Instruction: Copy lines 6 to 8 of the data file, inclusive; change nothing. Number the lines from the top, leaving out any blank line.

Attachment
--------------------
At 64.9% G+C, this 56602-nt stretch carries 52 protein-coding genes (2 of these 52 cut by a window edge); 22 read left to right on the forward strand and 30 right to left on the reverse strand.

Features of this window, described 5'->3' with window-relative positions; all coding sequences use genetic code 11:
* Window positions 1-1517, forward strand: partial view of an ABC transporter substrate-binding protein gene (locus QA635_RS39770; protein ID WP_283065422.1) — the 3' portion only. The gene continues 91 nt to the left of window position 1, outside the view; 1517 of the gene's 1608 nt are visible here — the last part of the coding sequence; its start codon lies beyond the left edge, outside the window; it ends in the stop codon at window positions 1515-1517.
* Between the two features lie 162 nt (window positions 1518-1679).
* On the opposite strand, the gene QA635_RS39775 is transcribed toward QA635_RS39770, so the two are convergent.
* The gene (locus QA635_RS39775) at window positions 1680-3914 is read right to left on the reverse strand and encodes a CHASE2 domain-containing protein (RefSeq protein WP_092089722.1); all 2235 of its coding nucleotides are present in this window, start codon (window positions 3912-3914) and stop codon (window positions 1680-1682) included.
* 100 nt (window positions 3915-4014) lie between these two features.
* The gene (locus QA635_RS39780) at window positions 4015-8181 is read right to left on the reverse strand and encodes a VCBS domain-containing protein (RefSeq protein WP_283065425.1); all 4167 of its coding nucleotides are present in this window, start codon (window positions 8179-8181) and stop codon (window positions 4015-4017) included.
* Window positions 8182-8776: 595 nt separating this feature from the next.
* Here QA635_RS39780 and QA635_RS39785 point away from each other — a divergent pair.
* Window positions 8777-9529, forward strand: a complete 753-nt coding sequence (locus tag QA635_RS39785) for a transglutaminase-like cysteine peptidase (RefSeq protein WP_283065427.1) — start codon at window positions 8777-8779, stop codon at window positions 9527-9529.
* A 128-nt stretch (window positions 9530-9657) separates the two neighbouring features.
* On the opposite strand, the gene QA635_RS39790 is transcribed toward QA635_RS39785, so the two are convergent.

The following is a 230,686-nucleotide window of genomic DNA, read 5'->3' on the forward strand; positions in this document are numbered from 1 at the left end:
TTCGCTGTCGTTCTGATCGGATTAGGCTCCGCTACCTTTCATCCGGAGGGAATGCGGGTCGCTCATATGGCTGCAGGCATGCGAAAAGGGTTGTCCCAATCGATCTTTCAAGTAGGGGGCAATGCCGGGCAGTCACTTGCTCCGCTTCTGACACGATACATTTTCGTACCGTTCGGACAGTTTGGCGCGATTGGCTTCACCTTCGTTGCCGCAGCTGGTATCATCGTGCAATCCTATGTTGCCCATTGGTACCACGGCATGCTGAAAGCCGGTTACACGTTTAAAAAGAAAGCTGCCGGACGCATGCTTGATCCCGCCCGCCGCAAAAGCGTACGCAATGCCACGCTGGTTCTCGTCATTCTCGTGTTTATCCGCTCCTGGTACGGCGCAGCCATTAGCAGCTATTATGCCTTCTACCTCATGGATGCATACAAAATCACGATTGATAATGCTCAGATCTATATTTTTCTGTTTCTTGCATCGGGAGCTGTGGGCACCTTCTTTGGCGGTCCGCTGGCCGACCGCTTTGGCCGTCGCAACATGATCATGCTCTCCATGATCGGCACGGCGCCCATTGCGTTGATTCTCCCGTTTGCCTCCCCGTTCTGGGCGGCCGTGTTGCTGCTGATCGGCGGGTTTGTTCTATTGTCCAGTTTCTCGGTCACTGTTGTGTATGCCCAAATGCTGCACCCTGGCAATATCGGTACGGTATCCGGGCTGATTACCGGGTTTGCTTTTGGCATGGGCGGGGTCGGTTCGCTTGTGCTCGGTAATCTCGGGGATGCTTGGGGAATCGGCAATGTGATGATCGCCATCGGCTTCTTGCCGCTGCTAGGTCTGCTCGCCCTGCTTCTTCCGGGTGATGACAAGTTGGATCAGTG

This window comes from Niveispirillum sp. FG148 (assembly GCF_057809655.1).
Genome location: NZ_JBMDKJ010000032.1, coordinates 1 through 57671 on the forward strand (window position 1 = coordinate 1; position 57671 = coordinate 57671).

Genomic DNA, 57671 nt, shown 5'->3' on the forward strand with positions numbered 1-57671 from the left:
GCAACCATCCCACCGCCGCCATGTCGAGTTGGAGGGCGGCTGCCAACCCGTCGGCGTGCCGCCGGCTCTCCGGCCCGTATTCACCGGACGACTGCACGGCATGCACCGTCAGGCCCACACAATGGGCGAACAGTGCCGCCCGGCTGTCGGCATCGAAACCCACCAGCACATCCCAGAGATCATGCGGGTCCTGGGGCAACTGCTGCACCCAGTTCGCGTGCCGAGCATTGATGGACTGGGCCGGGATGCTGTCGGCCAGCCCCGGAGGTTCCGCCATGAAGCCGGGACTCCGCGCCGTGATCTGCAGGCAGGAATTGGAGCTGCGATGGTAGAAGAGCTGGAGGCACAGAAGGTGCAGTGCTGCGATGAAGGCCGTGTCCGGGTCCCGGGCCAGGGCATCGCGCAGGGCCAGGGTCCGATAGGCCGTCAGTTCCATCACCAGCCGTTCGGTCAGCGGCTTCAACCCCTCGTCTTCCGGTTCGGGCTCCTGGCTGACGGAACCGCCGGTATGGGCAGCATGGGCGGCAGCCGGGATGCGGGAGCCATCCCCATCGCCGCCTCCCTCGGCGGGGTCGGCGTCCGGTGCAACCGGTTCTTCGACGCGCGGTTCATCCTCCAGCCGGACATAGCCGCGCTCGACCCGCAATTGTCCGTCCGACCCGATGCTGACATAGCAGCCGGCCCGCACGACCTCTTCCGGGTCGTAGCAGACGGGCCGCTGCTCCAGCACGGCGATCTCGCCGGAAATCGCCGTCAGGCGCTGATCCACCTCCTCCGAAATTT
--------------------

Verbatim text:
* The gene (locus QA635_RS39775) at window positions 1680-3914 is read right to left on the reverse strand and encodes a CHASE2 domain-containing protein (RefSeq protein WP_092089722.1); all 2235 of its coding nucleotides are present in this window, start codon (window positions 3912-3914) and stop codon (window positions 1680-1682) included.
* 100 nt (window positions 3915-4014) lie between these two features.
* The gene (locus QA635_RS39780) at window positions 4015-8181 is read right to left on the reverse strand and encodes a VCBS domain-containing protein (RefSeq protein WP_283065425.1); all 4167 of its coding nucleotides are present in this window, start codon (window positions 8179-8181) and stop codon (window positions 4015-4017) included.